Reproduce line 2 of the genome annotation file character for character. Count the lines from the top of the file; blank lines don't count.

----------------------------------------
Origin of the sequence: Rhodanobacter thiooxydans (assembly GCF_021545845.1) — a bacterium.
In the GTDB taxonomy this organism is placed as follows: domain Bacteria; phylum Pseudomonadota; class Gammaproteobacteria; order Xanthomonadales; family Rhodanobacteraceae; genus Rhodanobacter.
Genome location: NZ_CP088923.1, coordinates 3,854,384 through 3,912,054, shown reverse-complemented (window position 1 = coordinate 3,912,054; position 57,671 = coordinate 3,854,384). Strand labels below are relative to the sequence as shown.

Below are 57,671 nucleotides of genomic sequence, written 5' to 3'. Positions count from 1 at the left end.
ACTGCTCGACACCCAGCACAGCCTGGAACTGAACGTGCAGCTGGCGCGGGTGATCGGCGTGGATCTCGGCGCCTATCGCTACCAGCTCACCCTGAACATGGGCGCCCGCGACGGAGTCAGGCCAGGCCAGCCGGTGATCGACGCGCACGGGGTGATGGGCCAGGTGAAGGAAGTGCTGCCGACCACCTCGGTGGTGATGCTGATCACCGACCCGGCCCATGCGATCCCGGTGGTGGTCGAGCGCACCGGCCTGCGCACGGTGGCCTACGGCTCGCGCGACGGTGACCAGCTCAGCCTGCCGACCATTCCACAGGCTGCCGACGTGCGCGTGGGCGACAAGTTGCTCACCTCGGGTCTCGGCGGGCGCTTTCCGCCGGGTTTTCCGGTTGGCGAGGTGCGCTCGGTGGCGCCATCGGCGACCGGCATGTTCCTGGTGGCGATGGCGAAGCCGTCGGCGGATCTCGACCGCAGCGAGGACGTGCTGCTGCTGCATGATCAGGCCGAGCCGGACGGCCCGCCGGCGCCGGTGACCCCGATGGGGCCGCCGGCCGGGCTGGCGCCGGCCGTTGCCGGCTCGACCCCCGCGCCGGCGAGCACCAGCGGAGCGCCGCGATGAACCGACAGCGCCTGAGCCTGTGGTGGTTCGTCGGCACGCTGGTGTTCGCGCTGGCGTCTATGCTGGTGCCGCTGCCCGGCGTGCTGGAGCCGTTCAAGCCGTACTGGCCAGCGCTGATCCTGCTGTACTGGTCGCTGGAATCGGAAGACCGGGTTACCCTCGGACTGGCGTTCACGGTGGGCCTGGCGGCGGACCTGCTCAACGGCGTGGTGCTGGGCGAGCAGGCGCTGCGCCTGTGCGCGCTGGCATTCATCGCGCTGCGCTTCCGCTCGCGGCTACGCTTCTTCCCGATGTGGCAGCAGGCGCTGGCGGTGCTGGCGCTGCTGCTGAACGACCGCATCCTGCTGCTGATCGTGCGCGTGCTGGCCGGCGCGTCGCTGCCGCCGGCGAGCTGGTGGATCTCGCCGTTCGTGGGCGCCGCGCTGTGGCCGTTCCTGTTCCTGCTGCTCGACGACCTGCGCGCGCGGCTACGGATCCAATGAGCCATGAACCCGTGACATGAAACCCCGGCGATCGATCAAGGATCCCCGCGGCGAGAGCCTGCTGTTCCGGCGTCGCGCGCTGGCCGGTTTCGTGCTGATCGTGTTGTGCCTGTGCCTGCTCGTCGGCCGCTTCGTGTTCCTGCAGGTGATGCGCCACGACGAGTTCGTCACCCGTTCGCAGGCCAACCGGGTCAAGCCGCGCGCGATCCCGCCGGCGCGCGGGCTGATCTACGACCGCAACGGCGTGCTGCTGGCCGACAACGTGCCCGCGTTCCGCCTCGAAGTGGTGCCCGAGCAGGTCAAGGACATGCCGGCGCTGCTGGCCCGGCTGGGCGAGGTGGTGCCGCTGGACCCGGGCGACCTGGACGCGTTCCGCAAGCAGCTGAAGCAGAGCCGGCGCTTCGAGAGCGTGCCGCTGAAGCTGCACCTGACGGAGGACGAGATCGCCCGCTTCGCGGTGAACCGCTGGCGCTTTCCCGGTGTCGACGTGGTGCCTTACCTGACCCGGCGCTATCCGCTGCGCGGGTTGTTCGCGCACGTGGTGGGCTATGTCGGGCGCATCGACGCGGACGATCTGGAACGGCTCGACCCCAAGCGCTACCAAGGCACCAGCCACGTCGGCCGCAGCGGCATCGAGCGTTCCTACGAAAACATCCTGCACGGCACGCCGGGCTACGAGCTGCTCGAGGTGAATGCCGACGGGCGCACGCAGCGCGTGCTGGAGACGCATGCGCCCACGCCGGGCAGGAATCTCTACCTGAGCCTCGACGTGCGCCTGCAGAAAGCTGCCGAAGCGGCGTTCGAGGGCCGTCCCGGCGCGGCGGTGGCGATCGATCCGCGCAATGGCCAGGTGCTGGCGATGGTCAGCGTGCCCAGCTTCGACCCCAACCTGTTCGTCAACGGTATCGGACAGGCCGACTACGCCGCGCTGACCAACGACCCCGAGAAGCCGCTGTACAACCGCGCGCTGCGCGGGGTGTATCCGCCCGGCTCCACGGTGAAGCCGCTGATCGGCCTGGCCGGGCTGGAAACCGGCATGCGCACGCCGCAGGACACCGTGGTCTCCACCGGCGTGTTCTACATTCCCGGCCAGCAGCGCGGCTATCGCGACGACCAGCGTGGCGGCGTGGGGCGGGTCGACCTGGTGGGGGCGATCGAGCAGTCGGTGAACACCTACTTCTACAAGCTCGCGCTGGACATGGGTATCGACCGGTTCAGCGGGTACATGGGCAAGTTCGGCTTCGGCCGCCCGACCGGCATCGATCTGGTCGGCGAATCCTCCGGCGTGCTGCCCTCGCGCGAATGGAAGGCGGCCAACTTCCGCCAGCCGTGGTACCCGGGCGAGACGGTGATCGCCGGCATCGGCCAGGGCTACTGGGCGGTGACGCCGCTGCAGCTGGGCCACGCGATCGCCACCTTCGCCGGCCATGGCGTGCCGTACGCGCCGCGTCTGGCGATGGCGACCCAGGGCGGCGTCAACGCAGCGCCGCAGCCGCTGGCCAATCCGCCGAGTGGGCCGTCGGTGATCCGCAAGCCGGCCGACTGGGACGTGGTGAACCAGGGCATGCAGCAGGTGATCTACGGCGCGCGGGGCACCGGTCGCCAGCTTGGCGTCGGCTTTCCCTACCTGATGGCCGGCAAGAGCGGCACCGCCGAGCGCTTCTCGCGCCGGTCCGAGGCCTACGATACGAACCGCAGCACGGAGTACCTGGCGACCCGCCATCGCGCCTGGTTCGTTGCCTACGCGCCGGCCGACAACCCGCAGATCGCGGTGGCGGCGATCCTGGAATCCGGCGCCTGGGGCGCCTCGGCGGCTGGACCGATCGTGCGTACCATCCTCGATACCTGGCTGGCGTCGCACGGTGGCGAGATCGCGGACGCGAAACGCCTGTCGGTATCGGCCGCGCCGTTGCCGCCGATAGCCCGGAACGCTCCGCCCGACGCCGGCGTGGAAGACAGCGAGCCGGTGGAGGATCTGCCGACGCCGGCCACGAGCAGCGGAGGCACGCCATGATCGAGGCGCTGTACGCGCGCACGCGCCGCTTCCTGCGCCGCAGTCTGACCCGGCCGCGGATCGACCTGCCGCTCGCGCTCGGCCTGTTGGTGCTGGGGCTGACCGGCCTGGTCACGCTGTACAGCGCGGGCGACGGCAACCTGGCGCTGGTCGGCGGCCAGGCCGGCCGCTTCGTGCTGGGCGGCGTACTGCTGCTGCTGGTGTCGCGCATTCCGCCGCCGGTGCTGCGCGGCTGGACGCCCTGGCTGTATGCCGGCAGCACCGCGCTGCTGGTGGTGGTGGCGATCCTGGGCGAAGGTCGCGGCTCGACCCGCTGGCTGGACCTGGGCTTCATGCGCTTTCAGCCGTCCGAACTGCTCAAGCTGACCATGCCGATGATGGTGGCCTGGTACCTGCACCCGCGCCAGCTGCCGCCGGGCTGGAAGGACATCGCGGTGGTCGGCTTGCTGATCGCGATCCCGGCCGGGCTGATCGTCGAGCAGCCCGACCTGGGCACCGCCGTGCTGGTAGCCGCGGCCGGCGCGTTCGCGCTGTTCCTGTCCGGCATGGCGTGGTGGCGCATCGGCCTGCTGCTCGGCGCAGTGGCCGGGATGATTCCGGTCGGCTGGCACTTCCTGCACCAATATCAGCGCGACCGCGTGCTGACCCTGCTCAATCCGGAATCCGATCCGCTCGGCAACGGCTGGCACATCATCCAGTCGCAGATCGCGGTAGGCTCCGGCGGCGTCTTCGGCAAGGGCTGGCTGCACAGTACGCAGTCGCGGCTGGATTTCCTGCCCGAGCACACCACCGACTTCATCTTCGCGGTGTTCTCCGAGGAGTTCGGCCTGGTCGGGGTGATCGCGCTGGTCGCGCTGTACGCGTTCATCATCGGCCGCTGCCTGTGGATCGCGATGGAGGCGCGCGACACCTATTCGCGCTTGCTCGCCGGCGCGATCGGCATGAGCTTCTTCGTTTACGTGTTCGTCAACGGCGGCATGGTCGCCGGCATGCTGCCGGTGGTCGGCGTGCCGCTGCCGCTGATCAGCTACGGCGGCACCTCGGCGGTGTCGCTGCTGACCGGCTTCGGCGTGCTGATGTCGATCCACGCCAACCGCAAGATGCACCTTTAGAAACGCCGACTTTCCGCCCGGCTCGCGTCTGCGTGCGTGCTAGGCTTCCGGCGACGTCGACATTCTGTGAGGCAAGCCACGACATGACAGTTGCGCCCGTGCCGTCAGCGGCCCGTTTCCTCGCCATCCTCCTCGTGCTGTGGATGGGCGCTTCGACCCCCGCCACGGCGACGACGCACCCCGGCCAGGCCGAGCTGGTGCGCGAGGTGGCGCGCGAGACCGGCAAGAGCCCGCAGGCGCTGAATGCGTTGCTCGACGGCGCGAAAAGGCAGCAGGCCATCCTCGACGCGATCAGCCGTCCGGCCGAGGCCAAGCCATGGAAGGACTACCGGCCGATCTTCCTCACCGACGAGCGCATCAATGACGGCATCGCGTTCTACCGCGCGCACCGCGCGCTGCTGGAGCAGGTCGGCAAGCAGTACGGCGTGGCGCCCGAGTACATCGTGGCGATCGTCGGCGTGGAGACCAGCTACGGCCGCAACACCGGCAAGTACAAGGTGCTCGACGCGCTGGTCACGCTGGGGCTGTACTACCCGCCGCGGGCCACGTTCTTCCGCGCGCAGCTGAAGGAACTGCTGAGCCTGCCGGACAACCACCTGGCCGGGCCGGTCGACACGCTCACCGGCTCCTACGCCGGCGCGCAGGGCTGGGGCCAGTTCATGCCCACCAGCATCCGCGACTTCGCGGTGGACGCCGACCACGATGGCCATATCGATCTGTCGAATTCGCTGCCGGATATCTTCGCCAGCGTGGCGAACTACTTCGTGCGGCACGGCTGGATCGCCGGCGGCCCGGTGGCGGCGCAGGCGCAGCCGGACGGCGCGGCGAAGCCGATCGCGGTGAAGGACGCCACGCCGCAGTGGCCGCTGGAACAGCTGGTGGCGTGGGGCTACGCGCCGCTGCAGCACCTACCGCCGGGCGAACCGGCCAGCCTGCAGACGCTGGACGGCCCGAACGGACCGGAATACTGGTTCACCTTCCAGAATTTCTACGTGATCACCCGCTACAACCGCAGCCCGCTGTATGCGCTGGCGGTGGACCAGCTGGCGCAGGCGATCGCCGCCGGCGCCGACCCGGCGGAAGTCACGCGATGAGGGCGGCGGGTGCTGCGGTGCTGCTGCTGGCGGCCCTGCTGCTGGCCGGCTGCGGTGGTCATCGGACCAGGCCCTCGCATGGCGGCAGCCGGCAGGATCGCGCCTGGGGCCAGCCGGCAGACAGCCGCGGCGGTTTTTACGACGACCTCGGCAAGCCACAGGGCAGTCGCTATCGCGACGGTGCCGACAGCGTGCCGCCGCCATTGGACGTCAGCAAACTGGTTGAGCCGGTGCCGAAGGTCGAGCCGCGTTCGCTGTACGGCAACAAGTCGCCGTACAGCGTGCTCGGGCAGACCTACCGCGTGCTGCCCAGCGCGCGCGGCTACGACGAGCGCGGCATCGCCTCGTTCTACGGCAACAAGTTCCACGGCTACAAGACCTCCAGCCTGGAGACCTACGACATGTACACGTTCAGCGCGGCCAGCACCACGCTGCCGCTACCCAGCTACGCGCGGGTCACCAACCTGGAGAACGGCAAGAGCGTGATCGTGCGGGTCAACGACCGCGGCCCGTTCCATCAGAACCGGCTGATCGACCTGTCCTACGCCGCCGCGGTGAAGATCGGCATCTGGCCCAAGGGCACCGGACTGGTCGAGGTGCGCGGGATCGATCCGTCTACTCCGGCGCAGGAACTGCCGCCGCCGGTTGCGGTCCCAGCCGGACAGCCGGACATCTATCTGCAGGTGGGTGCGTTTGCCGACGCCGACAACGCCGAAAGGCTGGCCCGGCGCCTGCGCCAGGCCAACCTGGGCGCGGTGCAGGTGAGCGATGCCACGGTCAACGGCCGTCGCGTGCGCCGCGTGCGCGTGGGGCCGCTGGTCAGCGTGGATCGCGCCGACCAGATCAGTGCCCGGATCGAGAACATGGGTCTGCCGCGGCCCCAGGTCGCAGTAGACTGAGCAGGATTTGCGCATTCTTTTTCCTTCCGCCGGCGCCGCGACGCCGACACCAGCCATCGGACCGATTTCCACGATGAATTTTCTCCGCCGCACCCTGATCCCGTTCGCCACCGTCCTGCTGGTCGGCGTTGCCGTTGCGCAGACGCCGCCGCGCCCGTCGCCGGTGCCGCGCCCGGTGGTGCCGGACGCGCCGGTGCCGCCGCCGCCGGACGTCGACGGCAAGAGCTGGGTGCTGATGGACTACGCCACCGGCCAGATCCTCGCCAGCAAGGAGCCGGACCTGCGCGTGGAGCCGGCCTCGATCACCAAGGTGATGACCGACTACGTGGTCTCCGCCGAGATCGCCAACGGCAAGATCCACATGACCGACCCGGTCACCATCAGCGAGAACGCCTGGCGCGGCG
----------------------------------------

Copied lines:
In the GTDB taxonomy this organism is placed as follows: domain Bacteria; phylum Pseudomonadota; class Gammaproteobacteria; order Xanthomonadales; family Rhodanobacteraceae; genus Rhodanobacter.